Researchers found that more people reported having stress dreams — dreams that were both vivid and unusual — during the pandemic.
SAN ANTONIO – You’re back in school but forgot to study for an exam. Swarms of bugs come after you. Your teeth are falling out.
Do these stressful dreams sound familiar to you? More people reported having them during the pandemic.
“I train at Toyota and when I’m having a bad day on the assembly line, if something about a part or building bothers me, I relive it over and over in my sleep,” said Jim Greg of Floresville.
More people reported dreaming more frequently during the pandemic; Dreams they could remember that were both vivid and unusual.
“What I usually dream about is aliens, a different form of existence than us. I usually have these dreams when I’m going through something, when I’m trying to figure out where I’m at in life,” said Northwest Side resident Amy Grunder.
KENS 5 spoke to dream researcher Dr. Deirdre Barrett on what these dreams could mean and how to control them. Barrett is an associate professor of psychology in the Department of Psychiatry at Harvard Medical School.
In Barrett’s book Pandemic Dreamsshe shares what she learned from her survey of 9,000 dreams during the pandemic.
She found early on that dreams centered on the virus and the fear of contracting COVID.
“I’m having trouble breathing, I’m getting a fever, or a loved one has shown signs,” Barrett explained. “This notion of invisible monsters. I know they’re out there, but I can’t see them. In some people’s dreams, you could hear their footsteps but couldn’t see them, or you could see their shadow but couldn’t look at them.”
Some people, she said, have more symbolic dreams.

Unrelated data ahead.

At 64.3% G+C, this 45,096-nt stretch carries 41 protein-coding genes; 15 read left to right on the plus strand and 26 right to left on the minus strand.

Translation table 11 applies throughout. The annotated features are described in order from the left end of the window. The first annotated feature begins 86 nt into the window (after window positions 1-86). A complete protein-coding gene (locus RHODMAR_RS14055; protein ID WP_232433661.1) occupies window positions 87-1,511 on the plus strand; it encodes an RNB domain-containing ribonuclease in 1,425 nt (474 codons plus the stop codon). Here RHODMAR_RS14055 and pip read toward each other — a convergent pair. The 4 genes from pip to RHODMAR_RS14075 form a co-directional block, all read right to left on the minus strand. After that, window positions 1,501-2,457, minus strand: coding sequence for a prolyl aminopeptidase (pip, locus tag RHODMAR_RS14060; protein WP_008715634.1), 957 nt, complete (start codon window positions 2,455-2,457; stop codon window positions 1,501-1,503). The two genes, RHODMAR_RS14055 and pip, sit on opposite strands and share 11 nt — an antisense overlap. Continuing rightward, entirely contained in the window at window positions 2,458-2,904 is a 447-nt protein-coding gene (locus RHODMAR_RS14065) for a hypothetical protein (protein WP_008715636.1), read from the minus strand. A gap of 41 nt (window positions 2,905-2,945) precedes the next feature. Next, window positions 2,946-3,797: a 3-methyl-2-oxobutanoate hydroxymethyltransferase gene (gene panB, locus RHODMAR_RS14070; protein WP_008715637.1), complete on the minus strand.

“Tsunamis coming my way, a tornado. Natural disasters seem to represent every type of crisis,” Barrett said. “I saw a lot of the same tsunami dreams after 9/11 when I was collecting dreams.”
RELATED: Vivid dreams during the pandemic? There’s a reason
A new metaphor for disasters she discovered was swarms of insects attacking people in their dreams.
But a few months into the pandemic, Barrett noticed a shift. Instead of dreaming about COVID itself, they dreamed about what caused the virus, such as lockdowns.
“Being thrown in jail in solitary confinement. A woman was told that she was chosen to be the first Mars colonist and she would be a Mars colony of one. She protested because she didn’t apply for it,” she told Barrett. “Another mom dreamed that homeschooling consisted of learning and passing her child’s exams and that she would fail the middle school math tests and her son would get an F in math.”
The stress caused by the pandemic also caused more common anxiety dreams.
“More of me being naked in public and not properly dressed, more of my teeth falling out… the bad pictures became more common,” Barrett explained. “You overslept. They forgot they took the course and didn’t study, they studied for the wrong course, they can’t find the classroom, or they come into the classroom and get an exam all in hieroglyphs.”
In her research, Barrett found twice as much anxiety in dreams during the pandemic as in a large sample she collected prior to March 2020.
In women, Barrett says, sadness and anger are significantly increased in dreams. This is not the case for men, she added.
“I think it’s because of so many side effects,” she explained. “[Women] did most of the home care, they did most of the homeschooling, they were on average more likely to lose their jobs than men.
To be clear, positive dreams have indeed been reported. For example, dreaming that the pandemic is over and cures will be discovered. Barrett says those positive dreams were the minority, however.
RELATED: Stress from coronavirus can lead to insomnia, expert says
So how can we control these stressful dreams?
First, Barrett says don’t believe dream dictionaries you see online. These are based on one person’s interpretation. Yours might be different.
She says before you go to sleep think about what you want to dream about.
“Think about your favorite dream you’ve ever had, or just a happy dream,” she recommends. “About half the time, if you’re trying to daydream about a certain topic for several nights, that content will show up.”
What can be most helpful, she says, is sharing your dreams with a friend.
“Sharing dreams is a shortcut to this experience that we are all human, we all have many of the same feelings.”